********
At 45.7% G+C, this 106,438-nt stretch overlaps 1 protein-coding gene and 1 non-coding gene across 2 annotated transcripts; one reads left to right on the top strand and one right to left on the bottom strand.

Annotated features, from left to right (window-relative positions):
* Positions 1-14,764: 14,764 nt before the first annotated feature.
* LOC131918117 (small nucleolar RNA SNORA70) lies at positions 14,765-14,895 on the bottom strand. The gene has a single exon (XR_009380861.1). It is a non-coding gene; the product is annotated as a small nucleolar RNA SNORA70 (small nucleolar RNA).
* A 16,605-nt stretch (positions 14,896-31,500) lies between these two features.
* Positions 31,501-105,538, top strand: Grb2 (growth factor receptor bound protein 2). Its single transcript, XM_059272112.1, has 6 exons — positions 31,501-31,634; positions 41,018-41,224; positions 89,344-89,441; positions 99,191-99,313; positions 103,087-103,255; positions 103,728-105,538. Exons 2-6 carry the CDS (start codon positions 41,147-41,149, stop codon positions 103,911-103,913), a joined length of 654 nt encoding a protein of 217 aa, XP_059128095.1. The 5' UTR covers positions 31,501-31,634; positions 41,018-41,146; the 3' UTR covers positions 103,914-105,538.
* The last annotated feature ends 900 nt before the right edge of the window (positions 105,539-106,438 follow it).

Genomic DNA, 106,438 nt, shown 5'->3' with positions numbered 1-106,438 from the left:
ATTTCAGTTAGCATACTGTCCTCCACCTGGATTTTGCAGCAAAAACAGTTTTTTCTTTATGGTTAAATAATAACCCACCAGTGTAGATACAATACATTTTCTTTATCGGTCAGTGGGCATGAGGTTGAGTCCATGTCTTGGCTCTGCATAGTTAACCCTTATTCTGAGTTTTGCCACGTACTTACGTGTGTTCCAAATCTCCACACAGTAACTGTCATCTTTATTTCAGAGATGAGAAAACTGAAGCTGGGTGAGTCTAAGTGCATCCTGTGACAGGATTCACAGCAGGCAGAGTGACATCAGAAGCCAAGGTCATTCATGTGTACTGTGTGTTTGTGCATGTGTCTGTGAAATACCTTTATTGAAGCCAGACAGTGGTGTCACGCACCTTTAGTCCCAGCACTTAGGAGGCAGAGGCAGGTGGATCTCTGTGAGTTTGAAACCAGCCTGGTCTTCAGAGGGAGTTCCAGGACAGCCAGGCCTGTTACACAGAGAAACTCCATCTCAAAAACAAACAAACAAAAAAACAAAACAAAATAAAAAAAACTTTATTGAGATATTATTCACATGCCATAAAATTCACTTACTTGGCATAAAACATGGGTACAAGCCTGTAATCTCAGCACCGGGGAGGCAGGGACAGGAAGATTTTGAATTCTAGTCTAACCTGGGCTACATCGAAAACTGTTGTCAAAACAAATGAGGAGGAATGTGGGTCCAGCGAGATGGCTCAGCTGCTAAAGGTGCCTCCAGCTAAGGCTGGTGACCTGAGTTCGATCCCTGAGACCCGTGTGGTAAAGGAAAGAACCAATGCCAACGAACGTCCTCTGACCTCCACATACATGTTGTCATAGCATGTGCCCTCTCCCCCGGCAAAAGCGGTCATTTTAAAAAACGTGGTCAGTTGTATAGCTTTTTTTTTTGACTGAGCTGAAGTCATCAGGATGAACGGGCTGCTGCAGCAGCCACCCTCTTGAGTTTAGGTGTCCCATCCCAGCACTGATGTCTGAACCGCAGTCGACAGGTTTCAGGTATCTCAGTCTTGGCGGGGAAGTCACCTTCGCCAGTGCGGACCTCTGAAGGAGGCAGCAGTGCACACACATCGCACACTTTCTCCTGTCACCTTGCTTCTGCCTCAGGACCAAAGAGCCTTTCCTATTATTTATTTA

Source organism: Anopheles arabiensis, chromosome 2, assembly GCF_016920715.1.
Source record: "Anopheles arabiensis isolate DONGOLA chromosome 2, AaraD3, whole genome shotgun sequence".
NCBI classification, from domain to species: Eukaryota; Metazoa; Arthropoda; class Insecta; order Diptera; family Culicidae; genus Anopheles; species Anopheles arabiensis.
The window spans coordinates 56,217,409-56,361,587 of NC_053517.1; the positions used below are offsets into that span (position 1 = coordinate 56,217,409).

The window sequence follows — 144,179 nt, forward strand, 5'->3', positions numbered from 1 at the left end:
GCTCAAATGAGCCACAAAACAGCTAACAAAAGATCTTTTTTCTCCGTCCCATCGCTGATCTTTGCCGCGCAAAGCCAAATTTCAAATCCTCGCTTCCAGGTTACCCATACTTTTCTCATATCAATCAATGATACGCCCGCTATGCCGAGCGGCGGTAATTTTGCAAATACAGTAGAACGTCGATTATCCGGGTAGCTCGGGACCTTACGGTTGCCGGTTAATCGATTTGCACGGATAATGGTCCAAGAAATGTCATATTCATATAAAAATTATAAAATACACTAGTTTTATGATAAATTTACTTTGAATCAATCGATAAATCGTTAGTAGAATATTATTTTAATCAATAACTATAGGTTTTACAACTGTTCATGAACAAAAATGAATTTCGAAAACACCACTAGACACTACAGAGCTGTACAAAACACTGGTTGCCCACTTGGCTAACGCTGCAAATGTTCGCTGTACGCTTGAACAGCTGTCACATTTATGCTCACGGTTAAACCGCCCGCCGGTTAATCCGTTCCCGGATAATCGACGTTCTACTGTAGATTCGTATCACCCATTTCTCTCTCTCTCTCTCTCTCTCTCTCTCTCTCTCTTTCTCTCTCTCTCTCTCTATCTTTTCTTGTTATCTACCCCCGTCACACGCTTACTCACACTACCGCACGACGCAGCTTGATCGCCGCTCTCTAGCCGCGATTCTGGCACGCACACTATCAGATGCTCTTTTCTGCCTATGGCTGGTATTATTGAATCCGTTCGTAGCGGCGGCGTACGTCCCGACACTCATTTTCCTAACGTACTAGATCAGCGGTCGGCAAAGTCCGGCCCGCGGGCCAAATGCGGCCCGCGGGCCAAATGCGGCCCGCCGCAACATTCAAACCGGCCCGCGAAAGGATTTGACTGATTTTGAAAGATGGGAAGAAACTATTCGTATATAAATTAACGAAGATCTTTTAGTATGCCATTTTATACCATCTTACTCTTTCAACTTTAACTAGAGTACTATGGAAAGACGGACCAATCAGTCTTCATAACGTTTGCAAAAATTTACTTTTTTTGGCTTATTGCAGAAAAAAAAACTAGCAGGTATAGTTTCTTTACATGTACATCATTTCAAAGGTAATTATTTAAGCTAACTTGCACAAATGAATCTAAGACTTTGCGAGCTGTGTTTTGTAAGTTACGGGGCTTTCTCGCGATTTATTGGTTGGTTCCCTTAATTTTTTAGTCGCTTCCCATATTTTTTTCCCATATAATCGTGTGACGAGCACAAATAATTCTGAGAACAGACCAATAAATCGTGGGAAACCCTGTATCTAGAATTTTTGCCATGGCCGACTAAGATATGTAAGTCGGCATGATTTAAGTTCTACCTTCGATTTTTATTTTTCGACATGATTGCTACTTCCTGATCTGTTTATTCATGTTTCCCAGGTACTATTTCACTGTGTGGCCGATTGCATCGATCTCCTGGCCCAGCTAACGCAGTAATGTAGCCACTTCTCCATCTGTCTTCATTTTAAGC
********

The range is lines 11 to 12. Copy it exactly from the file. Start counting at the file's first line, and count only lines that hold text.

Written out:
Source record: "Anopheles arabiensis isolate DONGOLA chromosome 2, AaraD3, whole genome shotgun sequence".
NCBI classification, from domain to species: Eukaryota; Metazoa; Arthropoda; class Insecta; order Diptera; family Culicidae; genus Anopheles; species Anopheles arabiensis.